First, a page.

Professor's semester abroad focuses on students with disabilities

Tuesday, May 5, 2020
professor Michelle Grenier during her semester in Latvia

It’s not just students who have the opportunity to study abroad at UNH. During the fall 2019 semester, associate professor of kinesiology Michelle Grenier was invited to travel to the Latvian Academy of Sports Education in Riga, Latvia. Grenier’s research focused on working with students with disabilities in educational and sports settings in environments that are dramatically different from those in the United states. She was able to work in a local school that focused exclusively on serving students with disabilities. Not long after she arrived, the school began to feel like a second home.

About 30 years ago, Latvia gained independence from Russia. There is still a strong Russian presence in the country, and disabilities are generally seen through a very medical lens, and individuals with disabilities are often stigmatized. In Latvia, students with disabilities attend a separate school, where all students have a disability, which contrasts more inclusive schools in the United States. With the assistance of a graduate student, Grenier interviewed students and faculty, gaining insight on their experiences in school and around physical education. She met many incredible students, including Oscar, a high school student who has an intellectual disability. Oscar learned English from watching YouTube videos, and was able to translate Grenier’s English to Latvian for his classmates.

"We are fortunate as teachers to have opportunities to experience how other countries and cultures deal with issues involving adapted physical education and activity."

Grenier had the opportunity to study a wheelchair tennis program – not only from the perspective of student participation, but also that of parents as well as the program director, who herself is disabled. In Latvia, there are few opportunities for youth to participate in sports, particularly disability sports. The wheelchair tennis program was one of few such programs offered, and Grenier says she immediately noticed the importance to students and their families. There is an urgency for parents to find empowering programs for their children, and often more struggles to overcome than in the United States. Grenier interviewed one woman who assists her grandchild out of her apartment and into a taxi to get her to the program. The program director’s strong advocacy for these children and desire for them to succeed is evident, says Grenier.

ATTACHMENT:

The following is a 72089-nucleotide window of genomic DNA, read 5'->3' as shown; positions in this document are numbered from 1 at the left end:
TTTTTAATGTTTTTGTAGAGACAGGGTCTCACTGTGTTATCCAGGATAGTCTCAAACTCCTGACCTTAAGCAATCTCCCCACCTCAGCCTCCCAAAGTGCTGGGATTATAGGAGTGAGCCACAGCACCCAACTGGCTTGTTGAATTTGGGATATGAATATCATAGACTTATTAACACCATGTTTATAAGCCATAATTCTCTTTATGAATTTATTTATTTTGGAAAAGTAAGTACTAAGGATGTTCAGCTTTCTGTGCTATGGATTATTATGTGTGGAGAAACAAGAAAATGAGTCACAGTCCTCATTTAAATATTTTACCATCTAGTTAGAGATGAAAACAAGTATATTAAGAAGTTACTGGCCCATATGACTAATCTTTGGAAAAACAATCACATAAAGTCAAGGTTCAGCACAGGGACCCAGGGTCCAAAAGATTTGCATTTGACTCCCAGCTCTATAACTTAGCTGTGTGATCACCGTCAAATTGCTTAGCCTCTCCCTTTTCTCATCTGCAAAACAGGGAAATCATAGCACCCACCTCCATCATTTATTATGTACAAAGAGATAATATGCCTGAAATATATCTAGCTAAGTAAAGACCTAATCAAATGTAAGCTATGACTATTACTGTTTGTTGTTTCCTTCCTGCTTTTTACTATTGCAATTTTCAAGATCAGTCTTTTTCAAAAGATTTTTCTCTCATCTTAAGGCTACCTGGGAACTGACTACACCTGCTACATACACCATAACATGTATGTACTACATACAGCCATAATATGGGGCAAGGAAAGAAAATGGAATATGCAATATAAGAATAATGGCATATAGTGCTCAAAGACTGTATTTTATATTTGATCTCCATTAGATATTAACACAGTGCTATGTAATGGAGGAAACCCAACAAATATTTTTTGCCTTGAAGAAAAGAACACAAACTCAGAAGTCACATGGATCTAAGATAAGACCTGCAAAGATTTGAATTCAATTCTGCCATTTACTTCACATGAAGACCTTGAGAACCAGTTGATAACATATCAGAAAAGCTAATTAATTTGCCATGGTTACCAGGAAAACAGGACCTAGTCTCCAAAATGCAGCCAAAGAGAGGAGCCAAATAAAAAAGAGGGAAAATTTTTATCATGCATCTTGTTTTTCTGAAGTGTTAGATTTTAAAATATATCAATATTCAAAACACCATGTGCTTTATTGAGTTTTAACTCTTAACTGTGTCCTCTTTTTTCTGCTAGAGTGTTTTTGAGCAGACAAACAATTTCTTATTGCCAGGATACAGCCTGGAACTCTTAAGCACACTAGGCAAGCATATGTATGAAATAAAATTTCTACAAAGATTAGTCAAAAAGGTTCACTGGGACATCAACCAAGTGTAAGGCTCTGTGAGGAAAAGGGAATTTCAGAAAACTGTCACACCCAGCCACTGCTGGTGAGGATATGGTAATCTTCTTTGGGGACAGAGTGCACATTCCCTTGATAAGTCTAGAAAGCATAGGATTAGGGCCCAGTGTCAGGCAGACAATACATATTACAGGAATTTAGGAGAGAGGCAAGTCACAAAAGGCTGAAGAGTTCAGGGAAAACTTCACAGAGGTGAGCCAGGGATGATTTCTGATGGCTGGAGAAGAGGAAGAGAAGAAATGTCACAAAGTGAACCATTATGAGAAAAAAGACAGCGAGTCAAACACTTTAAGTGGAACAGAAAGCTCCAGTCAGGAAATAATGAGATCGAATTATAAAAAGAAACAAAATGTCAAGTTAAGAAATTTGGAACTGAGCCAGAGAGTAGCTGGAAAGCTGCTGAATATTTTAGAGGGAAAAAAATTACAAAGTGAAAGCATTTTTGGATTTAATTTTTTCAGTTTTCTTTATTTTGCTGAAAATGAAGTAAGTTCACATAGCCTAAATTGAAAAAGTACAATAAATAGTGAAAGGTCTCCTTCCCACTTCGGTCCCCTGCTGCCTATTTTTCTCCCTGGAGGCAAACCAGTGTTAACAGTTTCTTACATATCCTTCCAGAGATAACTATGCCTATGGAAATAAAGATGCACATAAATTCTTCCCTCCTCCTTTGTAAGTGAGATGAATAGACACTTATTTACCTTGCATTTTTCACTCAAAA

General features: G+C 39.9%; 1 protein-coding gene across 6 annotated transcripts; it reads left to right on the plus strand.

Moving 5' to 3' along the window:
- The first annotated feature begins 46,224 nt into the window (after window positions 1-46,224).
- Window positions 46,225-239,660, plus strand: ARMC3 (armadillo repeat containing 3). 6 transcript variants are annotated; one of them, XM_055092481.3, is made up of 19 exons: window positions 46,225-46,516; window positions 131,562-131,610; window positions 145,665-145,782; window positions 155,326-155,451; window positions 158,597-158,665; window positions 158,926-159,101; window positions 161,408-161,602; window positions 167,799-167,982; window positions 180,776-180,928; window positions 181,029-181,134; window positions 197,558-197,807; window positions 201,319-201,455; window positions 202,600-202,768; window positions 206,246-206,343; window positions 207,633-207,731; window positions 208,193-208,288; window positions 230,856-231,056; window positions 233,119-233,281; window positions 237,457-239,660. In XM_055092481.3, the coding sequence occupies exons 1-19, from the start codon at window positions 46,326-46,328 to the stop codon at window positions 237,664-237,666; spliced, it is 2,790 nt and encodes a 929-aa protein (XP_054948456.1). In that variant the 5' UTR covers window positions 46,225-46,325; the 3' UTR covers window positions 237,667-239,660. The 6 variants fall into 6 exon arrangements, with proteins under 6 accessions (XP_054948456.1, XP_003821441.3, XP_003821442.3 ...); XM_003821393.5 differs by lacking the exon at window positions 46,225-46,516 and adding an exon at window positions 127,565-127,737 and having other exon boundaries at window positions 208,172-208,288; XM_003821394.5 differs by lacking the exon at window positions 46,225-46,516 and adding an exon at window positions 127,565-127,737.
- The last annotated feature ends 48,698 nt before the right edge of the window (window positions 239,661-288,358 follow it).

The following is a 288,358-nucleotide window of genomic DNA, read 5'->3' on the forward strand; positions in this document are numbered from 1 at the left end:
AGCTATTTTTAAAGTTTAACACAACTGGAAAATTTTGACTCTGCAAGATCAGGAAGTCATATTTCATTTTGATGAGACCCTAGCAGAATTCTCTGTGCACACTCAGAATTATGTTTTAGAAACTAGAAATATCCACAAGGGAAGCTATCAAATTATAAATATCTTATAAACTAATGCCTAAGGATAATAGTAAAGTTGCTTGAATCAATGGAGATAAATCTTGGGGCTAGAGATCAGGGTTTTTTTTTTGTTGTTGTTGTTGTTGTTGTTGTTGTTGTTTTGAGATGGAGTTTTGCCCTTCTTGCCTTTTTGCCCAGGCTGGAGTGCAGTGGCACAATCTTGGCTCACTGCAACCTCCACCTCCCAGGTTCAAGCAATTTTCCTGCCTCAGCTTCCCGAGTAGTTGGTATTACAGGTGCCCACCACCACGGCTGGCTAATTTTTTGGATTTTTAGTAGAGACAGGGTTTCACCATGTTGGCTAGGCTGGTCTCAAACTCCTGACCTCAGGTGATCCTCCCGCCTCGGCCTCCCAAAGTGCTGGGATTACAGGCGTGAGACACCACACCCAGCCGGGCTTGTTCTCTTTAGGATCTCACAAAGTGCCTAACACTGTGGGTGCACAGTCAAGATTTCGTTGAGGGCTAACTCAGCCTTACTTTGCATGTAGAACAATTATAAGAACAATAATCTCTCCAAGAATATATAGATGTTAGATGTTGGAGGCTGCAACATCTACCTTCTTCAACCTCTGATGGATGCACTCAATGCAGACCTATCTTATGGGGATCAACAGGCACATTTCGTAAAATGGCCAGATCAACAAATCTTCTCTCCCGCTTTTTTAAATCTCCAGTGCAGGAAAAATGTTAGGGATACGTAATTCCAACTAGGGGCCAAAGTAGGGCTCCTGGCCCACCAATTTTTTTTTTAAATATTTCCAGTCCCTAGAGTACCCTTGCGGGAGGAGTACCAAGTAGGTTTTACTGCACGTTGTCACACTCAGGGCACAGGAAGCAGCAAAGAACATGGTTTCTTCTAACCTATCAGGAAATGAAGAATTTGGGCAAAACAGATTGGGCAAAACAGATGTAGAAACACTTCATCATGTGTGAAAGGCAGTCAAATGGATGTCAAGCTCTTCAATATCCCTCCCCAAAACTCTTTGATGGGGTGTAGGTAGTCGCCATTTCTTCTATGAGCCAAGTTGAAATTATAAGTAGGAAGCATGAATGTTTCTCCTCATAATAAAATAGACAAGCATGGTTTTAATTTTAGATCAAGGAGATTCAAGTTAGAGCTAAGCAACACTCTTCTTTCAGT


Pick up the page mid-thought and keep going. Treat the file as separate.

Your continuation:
The National Consortium of Physical Education for Individuals with Disabilities (NCPEID) focuses on advocacy and education for students with disabilities, particularly on physical education, and is designed to support teachers and their students. The adaptive physical education community is vast and strong, and Grenier says the network was able to help her find connections internationally, and it continues to work to provide meaningful education opportunities.

“We are fortunate as teachers to have opportunities to experience how other countries and cultures deal with issues involving adapted physical education and activity. As an organization, NCPEID’s advocacy efforts on behalf of individuals with disabilities have been a key factor in our nation's progress towards improving the lives of those we serve.” 

Grenier stresses the importance of international travel, noting the significance of working with individuals who offer their unique experiences as a way to enhance knowledge. “Faculty are lucky to have sabbatical and this knowledge exchange,” she says.

Back at home, Grenier was also the 2020 recipient of the New Hampshire Association for Health, Physical Education, Recreation, and Dance 2020 Meritorious Achievement Award. This award recognizes New Hampshire’s finest educators and outstanding contributors to the association, who work to encourage healthy lifestyles.

  • Written By:

    Kyra Shumway | College of Health and Human Services